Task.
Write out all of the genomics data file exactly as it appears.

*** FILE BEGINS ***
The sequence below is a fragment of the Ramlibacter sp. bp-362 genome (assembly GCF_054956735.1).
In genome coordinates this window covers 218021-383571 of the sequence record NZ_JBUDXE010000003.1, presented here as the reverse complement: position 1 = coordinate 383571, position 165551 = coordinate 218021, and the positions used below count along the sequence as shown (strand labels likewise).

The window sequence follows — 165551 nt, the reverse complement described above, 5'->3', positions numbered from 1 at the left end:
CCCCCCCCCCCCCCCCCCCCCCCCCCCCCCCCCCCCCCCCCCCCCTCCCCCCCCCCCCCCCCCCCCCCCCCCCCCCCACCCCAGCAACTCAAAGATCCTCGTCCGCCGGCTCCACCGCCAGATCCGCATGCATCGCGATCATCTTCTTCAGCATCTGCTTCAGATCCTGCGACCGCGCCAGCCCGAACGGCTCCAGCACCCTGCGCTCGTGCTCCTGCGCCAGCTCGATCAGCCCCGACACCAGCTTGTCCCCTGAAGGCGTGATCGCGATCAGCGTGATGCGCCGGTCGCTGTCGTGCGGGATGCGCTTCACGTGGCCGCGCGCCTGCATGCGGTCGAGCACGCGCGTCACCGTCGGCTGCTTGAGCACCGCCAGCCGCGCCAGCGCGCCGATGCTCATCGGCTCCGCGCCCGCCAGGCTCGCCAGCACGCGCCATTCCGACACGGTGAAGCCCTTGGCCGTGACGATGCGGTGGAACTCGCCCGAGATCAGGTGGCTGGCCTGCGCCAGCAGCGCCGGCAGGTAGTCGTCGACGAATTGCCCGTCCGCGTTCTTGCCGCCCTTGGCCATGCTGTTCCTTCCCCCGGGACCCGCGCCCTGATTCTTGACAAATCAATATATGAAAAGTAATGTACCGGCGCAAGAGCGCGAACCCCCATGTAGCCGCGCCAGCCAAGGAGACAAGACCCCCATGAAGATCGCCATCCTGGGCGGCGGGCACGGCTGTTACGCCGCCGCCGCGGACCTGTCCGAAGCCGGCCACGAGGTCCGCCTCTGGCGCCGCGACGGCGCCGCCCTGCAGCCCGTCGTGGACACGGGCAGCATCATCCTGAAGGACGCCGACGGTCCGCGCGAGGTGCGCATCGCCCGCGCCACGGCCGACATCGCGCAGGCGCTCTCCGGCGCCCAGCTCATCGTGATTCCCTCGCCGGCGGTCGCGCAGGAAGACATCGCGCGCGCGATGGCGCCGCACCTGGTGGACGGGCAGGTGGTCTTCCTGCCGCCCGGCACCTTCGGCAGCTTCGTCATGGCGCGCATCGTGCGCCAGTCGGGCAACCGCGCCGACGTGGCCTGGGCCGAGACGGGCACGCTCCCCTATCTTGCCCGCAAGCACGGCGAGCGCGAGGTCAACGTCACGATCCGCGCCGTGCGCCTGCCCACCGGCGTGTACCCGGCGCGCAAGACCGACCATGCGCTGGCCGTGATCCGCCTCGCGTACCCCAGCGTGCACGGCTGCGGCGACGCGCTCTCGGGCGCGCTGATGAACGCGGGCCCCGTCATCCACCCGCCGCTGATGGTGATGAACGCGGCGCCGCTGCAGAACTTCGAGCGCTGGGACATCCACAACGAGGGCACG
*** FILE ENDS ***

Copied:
The sequence below is a fragment of the Ramlibacter sp. bp-362 genome (assembly GCF_054956735.1).
In genome coordinates this window covers 218021-383571 of the sequence record NZ_JBUDXE010000003.1, presented here as the reverse complement: position 1 = coordinate 383571, position 165551 = coordinate 218021, and the positions used below count along the sequence as shown (strand labels likewise).

The window sequence follows — 165551 nt, the reverse complement described above, 5'->3', positions numbered from 1 at the left end:
CCCCCCCCCCCCCCCCCCCCCCCCCCCCCCCCCCCCCCCCCCCCCTCCCCCCCCCCCCCCCCCCCCCCCCCCCCCCCACCCCAGCAACTCAAAGATCCTCGTCCGCCGGCTCCACCGCCAGATCCGCATGCATCGCGATCATCTTCTTCAGCATCTGCTTCAGATCCTGCGACCGCGCCAGCCCGAACGGCTCCAGCACCCTGCGCTCGTGCTCCTGCGCCAGCTCGATCAGCCCCGACACCAGCTTGTCCCCTGAAGGCGTGATCGCGATCAGCGTGATGCGCCGGTCGCTGTCGTGCGGGATGCGCTTCACGTGGCCGCGCGCCTGCATGCGGTCGAGCACGCGCGTCACCGTCGGCTGCTTGAGCACCGCCAGCCGCGCCAGCGCGCCGATGCTCATCGGCTCCGCGCCCGCCAGGCTCGCCAGCACGCGCCATTCCGACACGGTGAAGCCCTTGGCCGTGACGATGCGGTGGAACTCGCCCGAGATCAGGTGGCTGGCCTGCGCCAGCAGCGCCGGCAGGTAGTCGTCGACGAATTGCCCGTCCGCGTTCTTGCCGCCCTTGGCCATGCTGTTCCTTCCCCCGGGACCCGCGCCCTGATTCTTGACAAATCAATATATGAAAAGTAATGTACCGGCGCAAGAGCGCGAACCCCCATGTAGCCGCGCCAGCCAAGGAGACAAGACCCCCATGAAGATCGCCATCCTGGGCGGCGGGCACGGCTGTTACGCCGCCGCCGCGGACCTGTCCGAAGCCGGCCACGAGGTCCGCCTCTGGCGCCGCGACGGCGCCGCCCTGCAGCCCGTCGTGGACACGGGCAGCATCATCCTGAAGGACGCCGACGGTCCGCGCGAGGTGCGCATCGCCCGCGCCACGGCCGACATCGCGCAGGCGCTCTCCGGCGCCCAGCTCATCGTGATTCCCTCGCCGGCGGTCGCGCAGGAAGACATCGCGCGCGCGATGGCGCCGCACCTGGTGGACGGGCAGGTGGTCTTCCTGCCGCCCGGCACCTTCGGCAGCTTCGTCATGGCGCGCATCGTGCGCCAGTCGGGCAACCGCGCCGACGTGGCCTGGGCCGAGACGGGCACGCTCCCCTATCTTGCCCGCAAGCACGGCGAGCGCGAGGTCAACGTCACGATCCGCGCCGTGCGCCTGCCCACCGGCGTGTACCCGGCGCGCAAGACCGACCATGCGCTGGCCGTGATCCGCCTCGCGTACCCCAGCGTGCACGGCTGCGGCGACGCGCTCTCGGGCGCGCTGATGAACGCGGGCCCCGTCATCCACCCGCCGCTGATGGTGATGAACGCGGCGCCGCTGCAGAACTTCGAGCGCTGGGACATCCACAACGAGGGCACG